E.B. White (on writing, taste & popularity)

“The whole duty of a writer is to please and satisfy himself,
and the true writer always plays to an audience of one. Let him start sniffing the air, or glancing, at the Trend Machine, and he is as good as dead, although he may make a nice living.”

Elwyn Brooks White (1899-1985) was an American writer, editor and quiet man of letters. He was a cornerstone of The New Yorker magazine from nearly its beginning, and edited and updated his former Cornell professor William Strunk’s “little book” The Elements of Style, making it the last word in writing with succinctness, clarity and wit. (If you write and haven’t read it, you must do so today. It is brief, potent and shockingly enjoyable to read, and I should do it again.) By the way, he also wrote Charlotte’s Web, perhaps the most enduring piece of children’s fiction that we have, plus Stuart Little and The Trumpet of the Swan.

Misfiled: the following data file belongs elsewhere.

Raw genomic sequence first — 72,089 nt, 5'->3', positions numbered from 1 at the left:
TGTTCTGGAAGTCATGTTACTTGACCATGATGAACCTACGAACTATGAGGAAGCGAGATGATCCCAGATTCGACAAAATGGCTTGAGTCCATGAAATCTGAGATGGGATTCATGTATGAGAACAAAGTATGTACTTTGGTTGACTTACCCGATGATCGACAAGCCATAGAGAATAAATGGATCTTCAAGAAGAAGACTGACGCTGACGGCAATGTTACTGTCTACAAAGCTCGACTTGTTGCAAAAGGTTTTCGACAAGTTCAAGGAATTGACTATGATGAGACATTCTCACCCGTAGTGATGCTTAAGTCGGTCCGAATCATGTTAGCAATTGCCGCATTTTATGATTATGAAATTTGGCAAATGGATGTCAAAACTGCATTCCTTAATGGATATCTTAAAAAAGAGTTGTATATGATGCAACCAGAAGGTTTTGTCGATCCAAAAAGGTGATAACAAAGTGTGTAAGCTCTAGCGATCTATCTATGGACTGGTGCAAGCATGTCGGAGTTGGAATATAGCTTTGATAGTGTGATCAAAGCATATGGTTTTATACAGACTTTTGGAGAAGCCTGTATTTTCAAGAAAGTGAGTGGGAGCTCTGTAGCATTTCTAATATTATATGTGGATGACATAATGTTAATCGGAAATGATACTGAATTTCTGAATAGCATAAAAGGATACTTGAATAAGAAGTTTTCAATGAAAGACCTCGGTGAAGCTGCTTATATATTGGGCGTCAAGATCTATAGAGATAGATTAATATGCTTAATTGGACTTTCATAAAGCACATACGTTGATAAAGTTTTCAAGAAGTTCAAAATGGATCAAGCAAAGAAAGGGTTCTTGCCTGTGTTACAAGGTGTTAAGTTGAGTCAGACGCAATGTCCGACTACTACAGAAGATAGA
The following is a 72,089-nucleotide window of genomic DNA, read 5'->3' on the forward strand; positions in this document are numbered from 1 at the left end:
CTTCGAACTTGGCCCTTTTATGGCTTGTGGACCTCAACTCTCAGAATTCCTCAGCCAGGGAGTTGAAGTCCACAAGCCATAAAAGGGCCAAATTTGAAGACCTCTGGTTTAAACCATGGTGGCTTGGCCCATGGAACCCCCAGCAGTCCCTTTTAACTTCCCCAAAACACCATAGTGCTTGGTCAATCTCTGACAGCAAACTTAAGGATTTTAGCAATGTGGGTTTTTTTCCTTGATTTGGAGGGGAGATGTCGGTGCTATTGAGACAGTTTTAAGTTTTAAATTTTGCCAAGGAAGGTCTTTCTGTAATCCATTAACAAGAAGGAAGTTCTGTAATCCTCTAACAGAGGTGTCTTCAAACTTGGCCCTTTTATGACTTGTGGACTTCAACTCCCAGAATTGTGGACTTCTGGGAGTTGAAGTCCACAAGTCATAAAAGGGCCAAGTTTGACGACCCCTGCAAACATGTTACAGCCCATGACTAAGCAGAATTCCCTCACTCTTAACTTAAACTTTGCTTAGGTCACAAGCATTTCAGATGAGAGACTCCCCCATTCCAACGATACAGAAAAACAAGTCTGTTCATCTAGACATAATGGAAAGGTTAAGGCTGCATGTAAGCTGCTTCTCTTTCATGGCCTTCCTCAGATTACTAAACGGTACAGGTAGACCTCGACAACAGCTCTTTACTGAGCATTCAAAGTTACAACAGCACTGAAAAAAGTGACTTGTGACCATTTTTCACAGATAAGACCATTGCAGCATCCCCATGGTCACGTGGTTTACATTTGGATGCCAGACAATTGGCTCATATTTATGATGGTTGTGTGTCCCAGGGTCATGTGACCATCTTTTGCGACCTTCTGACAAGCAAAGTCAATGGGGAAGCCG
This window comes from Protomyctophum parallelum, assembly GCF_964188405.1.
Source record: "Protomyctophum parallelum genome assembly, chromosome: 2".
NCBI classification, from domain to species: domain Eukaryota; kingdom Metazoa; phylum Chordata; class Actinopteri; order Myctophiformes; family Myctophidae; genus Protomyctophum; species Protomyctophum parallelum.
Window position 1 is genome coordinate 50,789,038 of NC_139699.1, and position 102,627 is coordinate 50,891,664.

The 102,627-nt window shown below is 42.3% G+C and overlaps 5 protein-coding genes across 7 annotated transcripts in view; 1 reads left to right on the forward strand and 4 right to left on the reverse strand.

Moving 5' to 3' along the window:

I don’t want to be “as good as dead”,

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